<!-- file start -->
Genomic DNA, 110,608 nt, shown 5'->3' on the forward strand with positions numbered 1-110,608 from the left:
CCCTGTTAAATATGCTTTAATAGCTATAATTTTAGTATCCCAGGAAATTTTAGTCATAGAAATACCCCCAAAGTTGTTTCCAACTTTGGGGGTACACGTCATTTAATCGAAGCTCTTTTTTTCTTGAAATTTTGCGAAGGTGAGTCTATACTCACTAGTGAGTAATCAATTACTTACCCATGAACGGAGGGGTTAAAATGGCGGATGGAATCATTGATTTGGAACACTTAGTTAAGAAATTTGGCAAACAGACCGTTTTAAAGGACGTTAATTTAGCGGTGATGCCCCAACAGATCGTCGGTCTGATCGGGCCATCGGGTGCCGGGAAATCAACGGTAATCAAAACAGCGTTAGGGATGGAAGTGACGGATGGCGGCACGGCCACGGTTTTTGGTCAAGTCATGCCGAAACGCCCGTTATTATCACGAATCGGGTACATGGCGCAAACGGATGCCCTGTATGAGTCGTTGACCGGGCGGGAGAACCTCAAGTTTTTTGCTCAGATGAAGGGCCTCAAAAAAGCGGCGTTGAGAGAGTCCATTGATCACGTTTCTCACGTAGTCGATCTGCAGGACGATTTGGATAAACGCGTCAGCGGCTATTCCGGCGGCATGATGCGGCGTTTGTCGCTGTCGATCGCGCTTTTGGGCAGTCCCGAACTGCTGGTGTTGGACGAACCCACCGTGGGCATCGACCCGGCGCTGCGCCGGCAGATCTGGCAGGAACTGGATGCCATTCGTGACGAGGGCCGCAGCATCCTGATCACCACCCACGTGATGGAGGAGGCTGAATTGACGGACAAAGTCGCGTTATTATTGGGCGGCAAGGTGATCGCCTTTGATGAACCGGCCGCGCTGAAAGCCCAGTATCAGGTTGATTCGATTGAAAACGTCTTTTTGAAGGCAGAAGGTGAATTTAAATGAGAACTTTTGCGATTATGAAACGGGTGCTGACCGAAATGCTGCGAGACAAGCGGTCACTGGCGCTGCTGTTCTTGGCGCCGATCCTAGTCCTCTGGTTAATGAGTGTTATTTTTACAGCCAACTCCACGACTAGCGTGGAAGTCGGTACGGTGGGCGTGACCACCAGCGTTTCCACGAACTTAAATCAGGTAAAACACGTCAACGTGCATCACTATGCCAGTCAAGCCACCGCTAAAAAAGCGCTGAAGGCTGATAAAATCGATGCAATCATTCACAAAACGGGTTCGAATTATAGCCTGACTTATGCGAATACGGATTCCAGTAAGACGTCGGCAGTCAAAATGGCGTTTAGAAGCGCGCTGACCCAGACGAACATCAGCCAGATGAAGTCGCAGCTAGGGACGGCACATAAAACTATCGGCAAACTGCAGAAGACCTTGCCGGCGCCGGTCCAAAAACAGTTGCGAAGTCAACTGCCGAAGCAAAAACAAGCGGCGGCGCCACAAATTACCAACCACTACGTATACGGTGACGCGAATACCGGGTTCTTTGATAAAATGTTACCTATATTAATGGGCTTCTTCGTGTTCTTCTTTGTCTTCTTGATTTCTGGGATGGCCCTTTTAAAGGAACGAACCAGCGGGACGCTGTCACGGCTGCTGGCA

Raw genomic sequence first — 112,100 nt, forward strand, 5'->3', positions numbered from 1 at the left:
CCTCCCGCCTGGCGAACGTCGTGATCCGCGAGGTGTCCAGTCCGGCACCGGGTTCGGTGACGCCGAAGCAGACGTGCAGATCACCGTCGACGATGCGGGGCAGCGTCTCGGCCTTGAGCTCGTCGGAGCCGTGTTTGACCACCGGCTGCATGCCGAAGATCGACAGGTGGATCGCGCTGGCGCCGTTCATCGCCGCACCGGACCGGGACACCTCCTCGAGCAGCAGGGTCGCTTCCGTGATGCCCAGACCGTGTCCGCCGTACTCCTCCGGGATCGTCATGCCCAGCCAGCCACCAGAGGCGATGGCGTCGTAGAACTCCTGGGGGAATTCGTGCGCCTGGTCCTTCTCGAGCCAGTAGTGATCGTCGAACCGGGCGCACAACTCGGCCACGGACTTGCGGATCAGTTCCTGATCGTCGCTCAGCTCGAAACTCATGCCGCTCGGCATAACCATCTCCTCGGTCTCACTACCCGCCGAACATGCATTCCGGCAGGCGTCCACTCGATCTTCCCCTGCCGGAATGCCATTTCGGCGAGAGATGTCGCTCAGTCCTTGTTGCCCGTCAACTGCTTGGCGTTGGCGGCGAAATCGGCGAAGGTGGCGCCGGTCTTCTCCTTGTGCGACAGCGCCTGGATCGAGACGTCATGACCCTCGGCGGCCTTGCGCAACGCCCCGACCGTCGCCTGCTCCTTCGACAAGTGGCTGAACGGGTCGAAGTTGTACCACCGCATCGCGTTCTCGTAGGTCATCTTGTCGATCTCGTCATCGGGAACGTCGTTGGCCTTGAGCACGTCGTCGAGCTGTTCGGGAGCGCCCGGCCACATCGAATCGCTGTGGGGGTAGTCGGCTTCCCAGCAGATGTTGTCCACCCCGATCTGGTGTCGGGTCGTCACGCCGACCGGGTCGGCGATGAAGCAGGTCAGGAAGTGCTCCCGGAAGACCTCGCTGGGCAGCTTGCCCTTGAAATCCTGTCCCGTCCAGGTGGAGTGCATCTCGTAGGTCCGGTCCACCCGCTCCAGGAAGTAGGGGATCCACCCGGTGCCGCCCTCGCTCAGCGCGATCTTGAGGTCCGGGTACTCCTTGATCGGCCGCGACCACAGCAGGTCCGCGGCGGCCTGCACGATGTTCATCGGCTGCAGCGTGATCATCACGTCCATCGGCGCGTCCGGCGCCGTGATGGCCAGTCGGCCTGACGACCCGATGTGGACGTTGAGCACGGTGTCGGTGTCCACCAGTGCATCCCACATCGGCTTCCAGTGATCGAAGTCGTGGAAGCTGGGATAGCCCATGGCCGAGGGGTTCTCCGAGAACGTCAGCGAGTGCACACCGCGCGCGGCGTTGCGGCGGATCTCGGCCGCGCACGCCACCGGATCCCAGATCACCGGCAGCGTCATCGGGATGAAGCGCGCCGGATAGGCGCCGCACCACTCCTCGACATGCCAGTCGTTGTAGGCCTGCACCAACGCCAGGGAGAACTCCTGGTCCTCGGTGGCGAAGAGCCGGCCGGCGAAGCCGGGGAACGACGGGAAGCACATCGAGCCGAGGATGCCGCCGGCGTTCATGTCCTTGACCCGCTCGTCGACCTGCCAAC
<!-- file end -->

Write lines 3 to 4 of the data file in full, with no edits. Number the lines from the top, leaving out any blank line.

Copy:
Raw genomic sequence first — 112,100 nt, forward strand, 5'->3', positions numbered from 1 at the left:
CCTCCCGCCTGGCGAACGTCGTGATCCGCGAGGTGTCCAGTCCGGCACCGGGTTCGGTGACGCCGAAGCAGACGTGCAGATCACCGTCGACGATGCGGGGCAGCGTCTCGGCCTTGAGCTCGTCGGAGCCGTGTTTGACCACCGGCTGCATGCCGAAGATCGACAGGTGGATCGCGCTGGCGCCGTTCATCGCCGCACCGGACCGGGACACCTCCTCGAGCAGCAGGGTCGCTTCCGTGATGCCCAGACCGTGTCCGCCGTACTCCTCCGGGATCGTCATGCCCAGCCAGCCACCAGAGGCGATGGCGTCGTAGAACTCCTGGGGGAATTCGTGCGCCTGGTCCTTCTCGAGCCAGTAGTGATCGTCGAACCGGGCGCACAACTCGGCCACGGACTTGCGGATCAGTTCCTGATCGTCGCTCAGCTCGAAACTCATGCCGCTCGGCATAACCATCTCCTCGGTCTCACTACCCGCCGAACATGCATTCCGGCAGGCGTCCACTCGATCTTCCCCTGCCGGAATGCCATTTCGGCGAGAGATGTCGCTCAGTCCTTGTTGCCCGTCAACTGCTTGGCGTTGGCGGCGAAATCGGCGAAGGTGGCGCCGGTCTTCTCCTTGTGCGACAGCGCCTGGATCGAGACGTCATGACCCTCGGCGGCCTTGCGCAACGCCCCGACCGTCGCCTGCTCCTTCGACAAGTGGCTGAACGGGTCGAAGTTGTACCACCGCATCGCGTTCTCGTAGGTCATCTTGTCGATCTCGTCATCGGGAACGTCGTTGGCCTTGAGCACGTCGTCGAGCTGTTCGGGAGCGCCCGGCCACATCGAATCGCTGTGGGGGTAGTCGGCTTCCCAGCAGATGTTGTCCACCCCGATCTGGTGTCGGGTCGTCACGCCGACCGGGTCGGCGATGAAGCAGGTCAGGAAGTGCTCCCGGAAGACCTCGCTGGGCAGCTTGCCCTTGAAATCCTGTCCCGTCCAGGTGGAGTGCATCTCGTAGGTCCGGTCCACCCGCTCCAGGAAGTAGGGGATCCACCCGGTGCCGCCCTCGCTCAGCGCGATCTTGAGGTCCGGGTACTCCTTGATCGGCCGCGACCACAGCAGGTCCGCGGCGGCCTGCACGATGTTCATCGGCTGCAGCGTGATCATCACGTCCATCGGCGCGTCCGGCGCCGTGATGGCCAGTCGGCCTGACGACCCGATGTGGACGTTGAGCACGGTGTCGGTGTCCACCAGTGCATCCCACATCGGCTTCCAGTGATCGAAGTCGTGGAAGCTGGGATAGCCCATGGCCGAGGGGTTCTCCGAGAACGTCAGCGAGTGCACACCGCGCGCGGCGTTGCGGCGGATCTCGGCCGCGCACGCCACCGGATCCCAGATCACCGGCAGCGTCATCGGGATGAAGCGCGCCGGATAGGCGCCGCACCACTCCTCGACATGCCAGTCGTTGTAGGCCTGCACCAACGCCAGGGAGAACTCCTGGTCCTCGGTGGCGAAGAGCCGGCCGGCGAAGCCGGGGAACGACGGGAAGCACATCGAGCCGAGGATGCCGCCGGCGTTCATGTCCTTGACCCGCTCGTCGACCTGCCAAC